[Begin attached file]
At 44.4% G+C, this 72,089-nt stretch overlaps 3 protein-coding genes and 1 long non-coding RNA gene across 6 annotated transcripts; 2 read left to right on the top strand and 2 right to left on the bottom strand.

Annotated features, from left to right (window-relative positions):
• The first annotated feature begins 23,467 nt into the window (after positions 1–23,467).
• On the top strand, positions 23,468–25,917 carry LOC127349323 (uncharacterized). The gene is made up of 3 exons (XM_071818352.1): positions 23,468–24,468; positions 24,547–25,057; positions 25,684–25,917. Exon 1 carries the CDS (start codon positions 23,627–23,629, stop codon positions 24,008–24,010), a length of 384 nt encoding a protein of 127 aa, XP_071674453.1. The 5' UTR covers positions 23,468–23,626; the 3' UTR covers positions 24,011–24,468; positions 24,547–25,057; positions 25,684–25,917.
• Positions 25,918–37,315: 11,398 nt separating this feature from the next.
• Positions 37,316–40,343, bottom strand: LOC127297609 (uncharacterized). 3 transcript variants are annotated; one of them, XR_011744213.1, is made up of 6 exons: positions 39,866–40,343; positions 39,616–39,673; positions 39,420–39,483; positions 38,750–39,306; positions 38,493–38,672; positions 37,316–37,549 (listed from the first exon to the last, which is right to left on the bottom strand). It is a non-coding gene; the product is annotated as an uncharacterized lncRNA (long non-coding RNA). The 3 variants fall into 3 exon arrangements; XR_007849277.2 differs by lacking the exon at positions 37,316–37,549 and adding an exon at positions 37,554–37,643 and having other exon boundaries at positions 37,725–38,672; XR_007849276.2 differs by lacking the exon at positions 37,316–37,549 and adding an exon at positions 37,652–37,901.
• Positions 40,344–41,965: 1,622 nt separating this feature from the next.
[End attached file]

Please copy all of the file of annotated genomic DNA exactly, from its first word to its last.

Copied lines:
At 44.4% G+C, this 72,089-nt stretch overlaps 3 protein-coding genes and 1 long non-coding RNA gene across 6 annotated transcripts; 2 read left to right on the top strand and 2 right to left on the bottom strand.

Annotated features, from left to right (window-relative positions):
• The first annotated feature begins 23,467 nt into the window (after positions 1–23,467).
• On the top strand, positions 23,468–25,917 carry LOC127349323 (uncharacterized). The gene is made up of 3 exons (XM_071818352.1): positions 23,468–24,468; positions 24,547–25,057; positions 25,684–25,917. Exon 1 carries the CDS (start codon positions 23,627–23,629, stop codon positions 24,008–24,010), a length of 384 nt encoding a protein of 127 aa, XP_071674453.1. The 5' UTR covers positions 23,468–23,626; the 3' UTR covers positions 24,011–24,468; positions 24,547–25,057; positions 25,684–25,917.
• Positions 25,918–37,315: 11,398 nt separating this feature from the next.
• Positions 37,316–40,343, bottom strand: LOC127297609 (uncharacterized). 3 transcript variants are annotated; one of them, XR_011744213.1, is made up of 6 exons: positions 39,866–40,343; positions 39,616–39,673; positions 39,420–39,483; positions 38,750–39,306; positions 38,493–38,672; positions 37,316–37,549 (listed from the first exon to the last, which is right to left on the bottom strand). It is a non-coding gene; the product is annotated as an uncharacterized lncRNA (long non-coding RNA). The 3 variants fall into 3 exon arrangements; XR_007849277.2 differs by lacking the exon at positions 37,316–37,549 and adding an exon at positions 37,554–37,643 and having other exon boundaries at positions 37,725–38,672; XR_007849276.2 differs by lacking the exon at positions 37,316–37,549 and adding an exon at positions 37,652–37,901.
• Positions 40,344–41,965: 1,622 nt separating this feature from the next.